Unable to walk for the first two years following the accident, the challenges Van Baalen faces on a daily basis may have broken the spirit of lesser people but the 25-year-old’s passion for life and sport burns brighter than ever. At the start of 2022, Van Baalen had an ankle brace fitted which helped him combat his “drop foot” and get reacquainted with golf – a game he’d played in his Primary and High School years.
On a family trip to Sabi River Sun, Van Baalen didn’t just dip his toe back in the golfing pool – he dived right in, playing every day for a week. His best score over those seven days was 82, a remarkable feat when you consider that not only had he not touched a club for a few years but returned to the game with a litany of physical limitations, compromised balance among them.
“I wasn’t going to play golf if I was shooting like 110, I’m too competitive a person to want to play if I’m playing like that. I looked into joining SADGA and then my first event was the Ebotse Disabled Open.
Van Baalen has been incredibly competitive in the four SADGA Opens he has played to date – finishing 8th in the Physically-Disabled Medal at the Ebotse Disabled Open, 5th in the Irene Disabled Open, 2nd in the KZN Disabled Open and 2nd in the Tshwane Disabled Open.
Having knocked on the door in recent times – and held the first round lead in Tshwane – it’d come as little surprise if Van Baalen managed a victory in the Cape Town Disabled Open hosted by the City of Cape Town. Were he to lift the trophy though, he’d only be satisfied if he played the type of golf he knows he is capable of.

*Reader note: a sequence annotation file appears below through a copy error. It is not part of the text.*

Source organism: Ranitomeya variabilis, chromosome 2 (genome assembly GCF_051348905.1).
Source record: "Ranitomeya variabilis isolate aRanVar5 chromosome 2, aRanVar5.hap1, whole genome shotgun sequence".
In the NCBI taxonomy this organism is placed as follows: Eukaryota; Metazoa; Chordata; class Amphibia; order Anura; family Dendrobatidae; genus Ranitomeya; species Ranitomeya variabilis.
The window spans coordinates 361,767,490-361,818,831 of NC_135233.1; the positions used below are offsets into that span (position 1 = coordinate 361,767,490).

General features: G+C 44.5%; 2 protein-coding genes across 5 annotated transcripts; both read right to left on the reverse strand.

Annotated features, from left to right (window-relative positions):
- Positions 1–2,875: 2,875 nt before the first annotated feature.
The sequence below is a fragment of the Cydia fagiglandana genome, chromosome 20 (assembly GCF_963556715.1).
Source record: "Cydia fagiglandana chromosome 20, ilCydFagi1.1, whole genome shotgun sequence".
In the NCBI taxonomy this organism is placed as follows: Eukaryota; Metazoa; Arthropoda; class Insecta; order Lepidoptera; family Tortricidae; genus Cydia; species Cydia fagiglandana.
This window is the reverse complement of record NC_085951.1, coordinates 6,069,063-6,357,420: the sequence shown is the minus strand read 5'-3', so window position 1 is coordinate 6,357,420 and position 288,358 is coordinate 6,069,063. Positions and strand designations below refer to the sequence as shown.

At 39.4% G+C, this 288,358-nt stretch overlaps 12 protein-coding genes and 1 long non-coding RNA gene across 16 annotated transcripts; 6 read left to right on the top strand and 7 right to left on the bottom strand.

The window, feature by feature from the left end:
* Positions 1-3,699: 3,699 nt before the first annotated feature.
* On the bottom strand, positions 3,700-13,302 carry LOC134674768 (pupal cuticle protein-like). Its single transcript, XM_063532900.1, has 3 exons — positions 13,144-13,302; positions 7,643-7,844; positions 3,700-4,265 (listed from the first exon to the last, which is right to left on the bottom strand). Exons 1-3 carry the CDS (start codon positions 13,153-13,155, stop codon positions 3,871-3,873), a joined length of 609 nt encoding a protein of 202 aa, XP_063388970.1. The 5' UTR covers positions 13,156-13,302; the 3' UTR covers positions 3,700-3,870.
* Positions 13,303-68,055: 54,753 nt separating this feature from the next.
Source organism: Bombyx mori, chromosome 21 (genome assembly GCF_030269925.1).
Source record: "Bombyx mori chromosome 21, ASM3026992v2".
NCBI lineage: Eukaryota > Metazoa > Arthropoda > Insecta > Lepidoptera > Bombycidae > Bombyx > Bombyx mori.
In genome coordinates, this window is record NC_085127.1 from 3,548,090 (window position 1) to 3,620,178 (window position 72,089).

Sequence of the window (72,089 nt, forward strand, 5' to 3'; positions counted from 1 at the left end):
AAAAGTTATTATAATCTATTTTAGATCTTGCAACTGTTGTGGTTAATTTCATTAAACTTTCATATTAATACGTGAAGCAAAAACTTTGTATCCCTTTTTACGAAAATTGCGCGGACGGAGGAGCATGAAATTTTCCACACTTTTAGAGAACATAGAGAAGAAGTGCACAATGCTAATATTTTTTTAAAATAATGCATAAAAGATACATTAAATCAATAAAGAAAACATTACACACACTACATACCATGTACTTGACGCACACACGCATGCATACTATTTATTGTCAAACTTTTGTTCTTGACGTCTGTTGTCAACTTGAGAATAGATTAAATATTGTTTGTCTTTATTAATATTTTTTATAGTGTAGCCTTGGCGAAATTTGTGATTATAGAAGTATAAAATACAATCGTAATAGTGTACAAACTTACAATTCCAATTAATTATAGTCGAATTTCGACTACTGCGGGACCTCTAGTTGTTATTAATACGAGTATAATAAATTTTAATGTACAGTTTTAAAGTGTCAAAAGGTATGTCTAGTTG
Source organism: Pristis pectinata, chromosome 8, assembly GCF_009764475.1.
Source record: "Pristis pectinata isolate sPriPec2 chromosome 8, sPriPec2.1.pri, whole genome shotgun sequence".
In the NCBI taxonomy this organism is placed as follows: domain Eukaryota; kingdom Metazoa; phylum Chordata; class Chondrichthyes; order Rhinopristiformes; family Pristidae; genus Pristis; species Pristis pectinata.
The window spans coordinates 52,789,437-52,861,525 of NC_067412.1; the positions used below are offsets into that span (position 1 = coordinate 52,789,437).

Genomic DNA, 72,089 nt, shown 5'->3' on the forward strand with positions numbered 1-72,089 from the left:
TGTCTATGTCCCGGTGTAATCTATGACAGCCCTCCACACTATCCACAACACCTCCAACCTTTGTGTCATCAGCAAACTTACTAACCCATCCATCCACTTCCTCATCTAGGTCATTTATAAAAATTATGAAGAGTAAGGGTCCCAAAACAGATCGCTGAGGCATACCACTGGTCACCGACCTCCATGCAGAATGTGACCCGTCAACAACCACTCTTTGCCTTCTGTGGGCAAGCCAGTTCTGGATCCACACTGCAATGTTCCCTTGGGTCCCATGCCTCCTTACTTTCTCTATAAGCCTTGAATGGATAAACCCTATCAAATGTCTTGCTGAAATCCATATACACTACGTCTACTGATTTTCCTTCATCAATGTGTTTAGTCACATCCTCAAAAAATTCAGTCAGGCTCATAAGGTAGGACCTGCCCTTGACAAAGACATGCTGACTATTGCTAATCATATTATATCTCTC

“I don’t really play for the leaderboard, I play for myself so I’m happy if I come stone–last and shoot 75-75. I’m not happy if I win and I shot 85-85 so it’s not really about the placing, it’s more about how I feel I did personally.”
As wonderful as success on the golf course would be, a burning desire to strap into the paragliding harness and take to the skies once more still lives within the fiery competitor.
“I still want to paraglide which shocks people. They think that for some reason the passion for paragliding was electrocuted out of my body when I hit that powerline but I don’t believe if you actually have a passion for something that it can ever go away. I still want to fly!
*Drop Foot: Difficulty lifting the front part of the foot
Photo: South African Disabled Golf Association